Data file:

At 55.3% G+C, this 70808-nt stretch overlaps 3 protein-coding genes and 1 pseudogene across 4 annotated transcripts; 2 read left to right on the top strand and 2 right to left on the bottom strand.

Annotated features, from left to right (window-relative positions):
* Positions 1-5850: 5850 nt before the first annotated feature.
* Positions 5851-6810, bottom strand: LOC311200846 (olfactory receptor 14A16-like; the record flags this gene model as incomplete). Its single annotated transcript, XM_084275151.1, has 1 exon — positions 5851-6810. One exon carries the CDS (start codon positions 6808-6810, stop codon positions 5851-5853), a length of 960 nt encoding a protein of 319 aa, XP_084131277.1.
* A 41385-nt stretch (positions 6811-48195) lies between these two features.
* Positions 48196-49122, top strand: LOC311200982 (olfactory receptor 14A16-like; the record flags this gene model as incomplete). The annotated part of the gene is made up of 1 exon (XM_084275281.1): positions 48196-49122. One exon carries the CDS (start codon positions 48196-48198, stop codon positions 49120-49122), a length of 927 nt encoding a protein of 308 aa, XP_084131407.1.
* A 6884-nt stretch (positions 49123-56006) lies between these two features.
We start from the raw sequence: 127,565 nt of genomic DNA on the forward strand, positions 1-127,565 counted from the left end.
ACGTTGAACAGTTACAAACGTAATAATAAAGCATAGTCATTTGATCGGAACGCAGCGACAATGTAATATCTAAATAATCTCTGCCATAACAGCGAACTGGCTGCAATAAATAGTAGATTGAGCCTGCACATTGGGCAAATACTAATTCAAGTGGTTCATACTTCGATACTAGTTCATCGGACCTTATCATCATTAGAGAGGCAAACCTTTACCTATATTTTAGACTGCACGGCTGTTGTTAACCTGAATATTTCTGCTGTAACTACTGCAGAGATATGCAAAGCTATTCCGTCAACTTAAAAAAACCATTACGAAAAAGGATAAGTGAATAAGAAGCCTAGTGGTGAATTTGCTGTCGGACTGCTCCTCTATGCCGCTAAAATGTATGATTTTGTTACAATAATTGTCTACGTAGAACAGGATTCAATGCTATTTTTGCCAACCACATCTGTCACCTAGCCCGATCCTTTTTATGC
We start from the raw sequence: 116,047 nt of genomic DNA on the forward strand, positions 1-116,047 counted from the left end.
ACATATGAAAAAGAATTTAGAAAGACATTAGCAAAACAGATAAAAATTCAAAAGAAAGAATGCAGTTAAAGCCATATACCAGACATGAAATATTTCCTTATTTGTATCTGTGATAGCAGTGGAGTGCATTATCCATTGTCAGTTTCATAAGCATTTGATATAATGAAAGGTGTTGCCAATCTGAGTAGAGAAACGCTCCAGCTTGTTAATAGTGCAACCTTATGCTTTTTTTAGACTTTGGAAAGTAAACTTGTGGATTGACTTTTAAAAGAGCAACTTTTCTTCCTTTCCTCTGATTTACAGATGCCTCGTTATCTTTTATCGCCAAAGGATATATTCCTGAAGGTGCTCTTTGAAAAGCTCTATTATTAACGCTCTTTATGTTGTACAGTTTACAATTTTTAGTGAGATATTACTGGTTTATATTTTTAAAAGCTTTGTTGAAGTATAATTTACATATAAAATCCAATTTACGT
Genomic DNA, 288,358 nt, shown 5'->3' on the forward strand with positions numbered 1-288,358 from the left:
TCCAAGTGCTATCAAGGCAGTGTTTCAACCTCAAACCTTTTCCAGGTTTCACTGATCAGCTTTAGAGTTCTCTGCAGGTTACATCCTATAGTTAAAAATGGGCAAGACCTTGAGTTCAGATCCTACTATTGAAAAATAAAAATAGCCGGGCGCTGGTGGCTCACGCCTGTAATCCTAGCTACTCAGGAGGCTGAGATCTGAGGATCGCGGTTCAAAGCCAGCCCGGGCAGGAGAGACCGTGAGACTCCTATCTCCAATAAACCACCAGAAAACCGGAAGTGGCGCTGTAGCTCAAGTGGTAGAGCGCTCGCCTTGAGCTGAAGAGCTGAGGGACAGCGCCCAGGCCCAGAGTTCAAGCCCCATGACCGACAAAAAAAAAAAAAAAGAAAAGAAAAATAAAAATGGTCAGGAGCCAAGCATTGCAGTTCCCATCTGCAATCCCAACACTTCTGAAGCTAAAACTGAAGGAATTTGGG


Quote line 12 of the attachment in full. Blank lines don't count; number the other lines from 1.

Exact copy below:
Genomic DNA, 288,358 nt, shown 5'->3' on the forward strand with positions numbered 1-288,358 from the left: